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Let $A$ be an artinian ring and $B$ be an $A$-algebra such that $B \otimes_A B \to B$ is an isomorphism, i.e. that $A \to B$ is an epimorphism in the category of commutative rings, see the Seminar Les épimorphismes d'anneaux for a detailed account. In Exposé 3, page 10, it is claimed that in this situation $A \to B$ is surjective. But the proof is only sketched and I don't understand it. Can someone fill in the details, or even better give a different proof? Remark that we may assume that $A$ is local artinian.

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up vote 1 down vote accepted

I won't be surprised if you already know this, but here is a proof for $A$ noetherian and/or $B$ finite over $A$:

0) We can replace $A$ with its image in $B$ and assume $A\rightarrow B$ is injective.

1) The result is clear if $A$ is a field.

2) The isomorphism $B\otimes_AB\rightarrow B$ descends to an isomorphism $\overline{B}\otimes_{\overline{A}}\overline{B}$, where the overbar means reduction mod the maximal ideal. From this and 1) we have surjectivity of $\overline{A}\rightarrow\overline{B}$.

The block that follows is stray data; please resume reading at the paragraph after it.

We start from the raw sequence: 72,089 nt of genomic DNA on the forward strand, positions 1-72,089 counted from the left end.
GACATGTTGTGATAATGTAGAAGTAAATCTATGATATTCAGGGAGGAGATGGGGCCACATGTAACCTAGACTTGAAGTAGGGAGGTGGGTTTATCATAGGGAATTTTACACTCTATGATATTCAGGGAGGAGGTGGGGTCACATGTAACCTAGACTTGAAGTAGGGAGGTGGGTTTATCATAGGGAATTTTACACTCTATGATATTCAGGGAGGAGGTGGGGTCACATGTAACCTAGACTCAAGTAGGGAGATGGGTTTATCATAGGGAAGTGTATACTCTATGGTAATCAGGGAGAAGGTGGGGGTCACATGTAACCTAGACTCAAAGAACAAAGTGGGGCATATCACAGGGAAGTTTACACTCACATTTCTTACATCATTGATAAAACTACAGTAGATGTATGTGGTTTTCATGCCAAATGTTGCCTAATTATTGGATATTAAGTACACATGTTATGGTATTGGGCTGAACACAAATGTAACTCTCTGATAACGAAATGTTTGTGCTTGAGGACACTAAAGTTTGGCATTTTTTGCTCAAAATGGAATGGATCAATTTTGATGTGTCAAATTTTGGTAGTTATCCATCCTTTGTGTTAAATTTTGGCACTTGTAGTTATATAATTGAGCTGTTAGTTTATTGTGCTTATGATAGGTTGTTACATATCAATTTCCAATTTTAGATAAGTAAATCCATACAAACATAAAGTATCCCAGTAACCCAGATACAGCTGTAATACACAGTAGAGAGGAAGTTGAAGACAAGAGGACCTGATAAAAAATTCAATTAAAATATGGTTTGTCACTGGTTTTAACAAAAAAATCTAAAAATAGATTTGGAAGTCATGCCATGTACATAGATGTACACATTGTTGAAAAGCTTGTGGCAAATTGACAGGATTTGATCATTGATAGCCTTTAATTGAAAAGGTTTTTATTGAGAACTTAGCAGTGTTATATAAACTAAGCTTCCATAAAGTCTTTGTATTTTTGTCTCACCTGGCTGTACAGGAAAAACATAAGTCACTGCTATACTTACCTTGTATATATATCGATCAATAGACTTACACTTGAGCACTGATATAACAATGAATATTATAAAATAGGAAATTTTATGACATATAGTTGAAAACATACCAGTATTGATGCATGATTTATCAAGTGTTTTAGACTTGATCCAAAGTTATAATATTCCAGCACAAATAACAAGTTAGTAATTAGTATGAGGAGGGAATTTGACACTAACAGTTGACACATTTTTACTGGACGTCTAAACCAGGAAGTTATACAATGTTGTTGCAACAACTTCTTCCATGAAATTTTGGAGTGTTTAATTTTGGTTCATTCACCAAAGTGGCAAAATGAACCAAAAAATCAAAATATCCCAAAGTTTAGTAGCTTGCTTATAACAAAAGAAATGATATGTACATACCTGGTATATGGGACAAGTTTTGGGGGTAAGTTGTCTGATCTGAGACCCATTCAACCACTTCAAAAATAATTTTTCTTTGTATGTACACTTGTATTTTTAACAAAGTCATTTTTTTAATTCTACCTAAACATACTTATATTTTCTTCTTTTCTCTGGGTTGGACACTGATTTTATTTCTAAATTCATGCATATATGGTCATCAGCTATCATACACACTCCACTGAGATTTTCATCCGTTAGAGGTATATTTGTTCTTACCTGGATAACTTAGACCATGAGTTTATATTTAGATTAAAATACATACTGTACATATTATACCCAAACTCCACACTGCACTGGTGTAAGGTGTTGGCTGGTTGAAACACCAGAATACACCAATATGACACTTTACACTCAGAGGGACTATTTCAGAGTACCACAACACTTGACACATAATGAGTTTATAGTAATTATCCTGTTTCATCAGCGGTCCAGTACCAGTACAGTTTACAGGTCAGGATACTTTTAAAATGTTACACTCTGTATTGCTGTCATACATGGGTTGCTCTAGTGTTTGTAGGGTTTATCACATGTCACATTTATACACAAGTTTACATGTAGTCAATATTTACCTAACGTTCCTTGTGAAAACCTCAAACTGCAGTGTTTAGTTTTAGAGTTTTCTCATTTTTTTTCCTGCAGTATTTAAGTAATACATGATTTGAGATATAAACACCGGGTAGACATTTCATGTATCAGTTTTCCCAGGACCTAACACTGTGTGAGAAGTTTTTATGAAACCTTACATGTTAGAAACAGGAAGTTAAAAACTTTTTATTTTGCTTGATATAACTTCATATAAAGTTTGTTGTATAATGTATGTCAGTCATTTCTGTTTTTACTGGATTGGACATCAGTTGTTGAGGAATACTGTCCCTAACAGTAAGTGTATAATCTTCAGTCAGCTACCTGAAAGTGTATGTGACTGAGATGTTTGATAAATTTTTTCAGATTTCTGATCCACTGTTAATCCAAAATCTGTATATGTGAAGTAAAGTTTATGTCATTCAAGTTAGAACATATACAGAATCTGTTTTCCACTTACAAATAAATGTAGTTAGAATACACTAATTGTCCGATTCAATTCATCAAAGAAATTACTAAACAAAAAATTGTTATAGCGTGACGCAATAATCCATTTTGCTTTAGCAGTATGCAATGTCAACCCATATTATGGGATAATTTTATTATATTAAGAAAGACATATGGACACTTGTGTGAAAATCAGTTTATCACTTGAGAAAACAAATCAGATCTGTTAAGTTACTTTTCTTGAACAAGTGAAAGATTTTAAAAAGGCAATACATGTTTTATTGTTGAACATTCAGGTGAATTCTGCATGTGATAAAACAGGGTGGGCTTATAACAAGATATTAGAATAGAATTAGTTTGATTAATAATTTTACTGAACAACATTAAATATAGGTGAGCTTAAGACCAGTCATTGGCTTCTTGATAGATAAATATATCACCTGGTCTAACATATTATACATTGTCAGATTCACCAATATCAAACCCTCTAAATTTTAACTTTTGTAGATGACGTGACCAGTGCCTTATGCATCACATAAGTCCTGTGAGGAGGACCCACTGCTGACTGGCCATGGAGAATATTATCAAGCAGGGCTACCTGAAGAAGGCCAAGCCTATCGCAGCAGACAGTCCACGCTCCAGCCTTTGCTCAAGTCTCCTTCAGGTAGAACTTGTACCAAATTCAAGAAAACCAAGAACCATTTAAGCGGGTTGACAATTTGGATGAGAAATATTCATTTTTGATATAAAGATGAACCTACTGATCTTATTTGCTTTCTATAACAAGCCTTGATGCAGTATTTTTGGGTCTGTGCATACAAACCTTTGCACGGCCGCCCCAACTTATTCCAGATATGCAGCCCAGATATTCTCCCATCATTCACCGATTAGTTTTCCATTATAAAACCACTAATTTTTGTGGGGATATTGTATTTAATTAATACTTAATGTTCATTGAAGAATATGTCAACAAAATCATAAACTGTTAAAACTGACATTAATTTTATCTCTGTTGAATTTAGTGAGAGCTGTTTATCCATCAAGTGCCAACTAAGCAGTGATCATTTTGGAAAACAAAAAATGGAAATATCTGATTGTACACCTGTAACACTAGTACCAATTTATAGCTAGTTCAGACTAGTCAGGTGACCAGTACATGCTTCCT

3) Now if $A$ is noetherian we are done: By 2), $B=A+MB$ where $M$ is the maximal ideal in $A$; from this we have $B=A+M^nB$ for all $n$; but if $A$ is noetherian then $M$ is nilpotent so $B=A$.

4) Alternatively, if $B$ is finite as an $A$-module, then the cokernel of $A\rightarrow B$ vanishes mod $M$ and hence vanishes by Nakayama.

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"if $A$ is noetherian then $M$ is nilpotent" here you use that $A$ is artinian, right? – Martin Brandenburg Jul 7 '12 at 1:33
Martin: Yes, I used that $A$ is both artinian and noetherian. – Steven Landsburg Jul 7 '12 at 2:11
Martin: But of course I should have remembered that artinian implies noetherian, so "if $A$ is noetherian" is unnecessary here. Which means, I think, that this is a complete proof. – Steven Landsburg Jul 7 '12 at 2:26
Yes. Thank you! – Martin Brandenburg Jul 7 '12 at 2:40
@Steven: I understand your proof if $R$ is local Artinian, but I think it's false/incomplete if $R$ isn't local (and neither the question nor your answer makes this assumption). The problem is that you suppose $M$ is nilpotent, but this isn't true in general: Take a direct product of fields $R=F\times F$. Then $F\times 0$ is a maximal ideal of $R$ that isn't nilpotent! – tj_ Mar 18 '13 at 19:58

For completeness and so that I find something useful the next time I google for this:

This is not true if the algebras are not commutative.

A simple example is the inclusion $T\to M_2(k)$ of the algebra $T$ of upper triangular $2\times 2$ matrices into the full matrix algebra — that it is epic can be proven by hand.

A general nonsense reason for this map to be epic is that it is a Cohn localization. Indeed, and more generally, if $Q$ is an acyclic quiver, the natural map from the path algebra $kQ$ to the Leavitt path algebra $L(Q)$ on $Q$ is a Cohn localization (one forces certain maps between certain projectives of $kQ$ to become isomorphisms) If $Q$ is of type $A_2$, then $kQ$ is $T$ and $L(Q)$ is $M_2(k)$.

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